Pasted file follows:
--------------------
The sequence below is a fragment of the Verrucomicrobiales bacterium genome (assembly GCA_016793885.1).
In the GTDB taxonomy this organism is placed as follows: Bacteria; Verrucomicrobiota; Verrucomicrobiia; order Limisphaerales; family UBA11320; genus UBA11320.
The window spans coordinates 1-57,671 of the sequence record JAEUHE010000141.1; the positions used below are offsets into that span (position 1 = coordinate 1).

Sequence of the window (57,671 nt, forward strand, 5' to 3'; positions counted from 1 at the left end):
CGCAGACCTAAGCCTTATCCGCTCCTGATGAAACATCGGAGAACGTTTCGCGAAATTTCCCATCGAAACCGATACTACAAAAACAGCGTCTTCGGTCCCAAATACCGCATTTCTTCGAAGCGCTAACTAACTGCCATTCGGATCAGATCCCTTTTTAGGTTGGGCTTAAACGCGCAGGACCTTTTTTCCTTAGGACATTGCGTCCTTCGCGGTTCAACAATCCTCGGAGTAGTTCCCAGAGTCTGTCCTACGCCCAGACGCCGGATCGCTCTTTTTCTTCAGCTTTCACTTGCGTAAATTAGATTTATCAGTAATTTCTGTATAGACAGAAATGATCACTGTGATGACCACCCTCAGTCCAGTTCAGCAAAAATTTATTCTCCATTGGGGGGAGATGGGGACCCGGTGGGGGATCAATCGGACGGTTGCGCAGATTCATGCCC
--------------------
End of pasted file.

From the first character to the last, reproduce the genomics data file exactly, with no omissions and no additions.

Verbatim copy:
The sequence below is a fragment of the Verrucomicrobiales bacterium genome (assembly GCA_016793885.1).
In the GTDB taxonomy this organism is placed as follows: Bacteria; Verrucomicrobiota; Verrucomicrobiia; order Limisphaerales; family UBA11320; genus UBA11320.
The window spans coordinates 1-57,671 of the sequence record JAEUHE010000141.1; the positions used below are offsets into that span (position 1 = coordinate 1).

Sequence of the window (57,671 nt, forward strand, 5' to 3'; positions counted from 1 at the left end):
CGCAGACCTAAGCCTTATCCGCTCCTGATGAAACATCGGAGAACGTTTCGCGAAATTTCCCATCGAAACCGATACTACAAAAACAGCGTCTTCGGTCCCAAATACCGCATTTCTTCGAAGCGCTAACTAACTGCCATTCGGATCAGATCCCTTTTTAGGTTGGGCTTAAACGCGCAGGACCTTTTTTCCTTAGGACATTGCGTCCTTCGCGGTTCAACAATCCTCGGAGTAGTTCCCAGAGTCTGTCCTACGCCCAGACGCCGGATCGCTCTTTTTCTTCAGCTTTCACTTGCGTAAATTAGATTTATCAGTAATTTCTGTATAGACAGAAATGATCACTGTGATGACCACCCTCAGTCCAGTTCAGCAAAAATTTATTCTCCATTGGGGGGAGATGGGGACCCGGTGGGGGATCAATCGGACGGTTGCGCAGATTCATGCCC